Scream
is getting a little less Ghostface and a little more Freddie Krueger.

Second seasons, much like movie sequels, come with the pressure of having to build on and improve upon their initial runs. MTV's Scream series is undertaking that task in its sophomore effort by expanding its horror movie horizons to include nods to A Nightmare on Elm Street, Halloween and even the torture-porn franchise Saw. If the show can keep the balance of influence right, then it may have tapped into a formula that expands the universe of the show without having to rely purely on gorier deaths and higher body counts.

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Nightmare on Elm Street has the most direct influence on the second season, which premieres Monday. It actually gets a direct call-out in the season premiere, when Emma (Willa Fitzgerald) begins having dreams that tie in to the show's greater serial killer arc. It's clear that Emma's dreams will continue to direct which path she takes this season and inevitably lead her to important information about this season's killer or an important part of her past with the Brandon James family.

The Saw and Halloween influences are a little more covert. Without spoilers, the second season's killer will have more fun playing with their victims before their deaths, much like Saw's Jigsaw. It's going beyond taunting text messages into full-on torture games. The new Ghostface also takes a few notes from Halloween's Michael Meyers, quietly stalking the victims and standing in just the right place before going in for the kill. Some shots from the Season 2 premiere actually feel ripped directly from Halloween: Resurrection, in which a reality show stages itself in Myers' childhood home not knowing the killer had moved back in.

Bex Taylor Klaus, ScreamBex Taylor Klaus, Scream

Despite the influx of other iconic horror influences, Scream still maintains a connection to the mothership. The first seven minutes of the new season take place in a movie theater, just like Scream 2's opening kills of Omar Epps and Jada Pinkett Smith. The "Lakewood 6," as the surviving members of Season 1 have dubbed themselves, also have to determine real threats from the influx of pranks being played on them in light of their new fame — just like Sidney Prescott (Neve Campbell) and her friends had to do in the movie sequel.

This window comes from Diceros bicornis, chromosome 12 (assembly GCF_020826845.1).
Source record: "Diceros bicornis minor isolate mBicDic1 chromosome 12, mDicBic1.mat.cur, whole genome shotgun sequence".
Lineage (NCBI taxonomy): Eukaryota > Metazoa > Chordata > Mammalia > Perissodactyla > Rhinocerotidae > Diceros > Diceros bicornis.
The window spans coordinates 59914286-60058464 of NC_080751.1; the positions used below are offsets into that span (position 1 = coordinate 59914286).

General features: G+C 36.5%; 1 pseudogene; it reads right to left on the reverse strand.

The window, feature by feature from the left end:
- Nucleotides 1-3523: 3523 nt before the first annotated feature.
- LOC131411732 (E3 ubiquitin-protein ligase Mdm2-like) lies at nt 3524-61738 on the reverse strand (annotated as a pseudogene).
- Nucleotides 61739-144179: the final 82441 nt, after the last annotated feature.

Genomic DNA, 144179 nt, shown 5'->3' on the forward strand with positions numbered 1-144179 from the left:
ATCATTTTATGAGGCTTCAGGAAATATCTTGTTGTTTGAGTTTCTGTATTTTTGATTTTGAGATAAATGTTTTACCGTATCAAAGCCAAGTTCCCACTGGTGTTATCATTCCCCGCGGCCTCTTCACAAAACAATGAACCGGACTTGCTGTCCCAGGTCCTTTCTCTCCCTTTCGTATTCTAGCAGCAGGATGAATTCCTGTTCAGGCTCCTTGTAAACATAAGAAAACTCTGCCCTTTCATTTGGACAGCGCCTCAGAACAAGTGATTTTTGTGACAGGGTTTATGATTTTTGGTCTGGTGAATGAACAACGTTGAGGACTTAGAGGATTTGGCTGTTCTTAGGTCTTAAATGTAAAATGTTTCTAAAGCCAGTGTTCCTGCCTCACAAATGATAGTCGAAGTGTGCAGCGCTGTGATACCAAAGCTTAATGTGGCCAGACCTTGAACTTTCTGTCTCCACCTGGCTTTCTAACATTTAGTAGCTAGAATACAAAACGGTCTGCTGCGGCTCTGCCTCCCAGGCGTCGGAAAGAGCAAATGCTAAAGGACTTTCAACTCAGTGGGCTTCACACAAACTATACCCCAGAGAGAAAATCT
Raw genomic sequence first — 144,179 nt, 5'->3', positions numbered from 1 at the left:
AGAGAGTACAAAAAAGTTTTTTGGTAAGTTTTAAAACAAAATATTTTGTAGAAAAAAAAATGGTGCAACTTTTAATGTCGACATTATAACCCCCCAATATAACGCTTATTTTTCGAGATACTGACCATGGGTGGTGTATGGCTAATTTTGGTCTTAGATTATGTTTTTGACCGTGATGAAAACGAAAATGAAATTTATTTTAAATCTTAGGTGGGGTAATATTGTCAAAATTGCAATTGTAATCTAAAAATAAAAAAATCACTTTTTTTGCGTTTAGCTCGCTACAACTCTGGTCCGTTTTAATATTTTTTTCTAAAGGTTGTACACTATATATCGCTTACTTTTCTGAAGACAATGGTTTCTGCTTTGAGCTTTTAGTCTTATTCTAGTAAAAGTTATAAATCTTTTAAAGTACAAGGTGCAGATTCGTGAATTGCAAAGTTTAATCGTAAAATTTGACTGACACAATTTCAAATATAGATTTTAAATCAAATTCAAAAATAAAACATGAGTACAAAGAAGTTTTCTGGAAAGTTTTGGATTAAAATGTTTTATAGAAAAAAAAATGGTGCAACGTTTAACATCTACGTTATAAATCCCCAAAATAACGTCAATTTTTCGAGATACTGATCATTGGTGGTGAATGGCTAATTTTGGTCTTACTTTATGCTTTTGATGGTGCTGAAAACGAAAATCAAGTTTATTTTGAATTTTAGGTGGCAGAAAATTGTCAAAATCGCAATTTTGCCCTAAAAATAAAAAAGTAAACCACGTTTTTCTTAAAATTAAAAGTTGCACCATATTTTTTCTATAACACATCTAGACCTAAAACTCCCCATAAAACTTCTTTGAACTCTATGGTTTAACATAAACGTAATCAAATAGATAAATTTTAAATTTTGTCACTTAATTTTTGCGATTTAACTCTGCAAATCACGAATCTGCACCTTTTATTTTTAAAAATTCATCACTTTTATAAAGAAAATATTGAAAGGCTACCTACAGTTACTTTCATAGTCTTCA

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The Scream 2 anchor is important in maintaining the show's DNA, but the new influences can shake up the reveal of the new killer. If the show sticks to its Scream film heritage, fans already know to expect a relative of Season 1's killer Piper to continue her revenge rampage. The new influences widen the possibilities. Will Emma's dreams allude to a more supernatural type killer like Freddie Krueger? Or will they take the Saw route and make the new slasher someone we thought was already dead? We can't automatically assume the series will follow the mothership's format, which makes it more unpredictable.

A show like Scream relies on being able to shock and surprise its audience. In a TV landscape filled to the brim with gore and violence, finding a way to reveal the killer in an unexpected way will be far more impressive and rewarding than simply slashing open more bodies by more gruesome methods. By throwing their fans off the trail of the killer, Scream finds a much more interesting way to keep fans on the hook for another killer reveal.

Scream Season 2 premieres Monday, May 30 at 11/10c on MTV.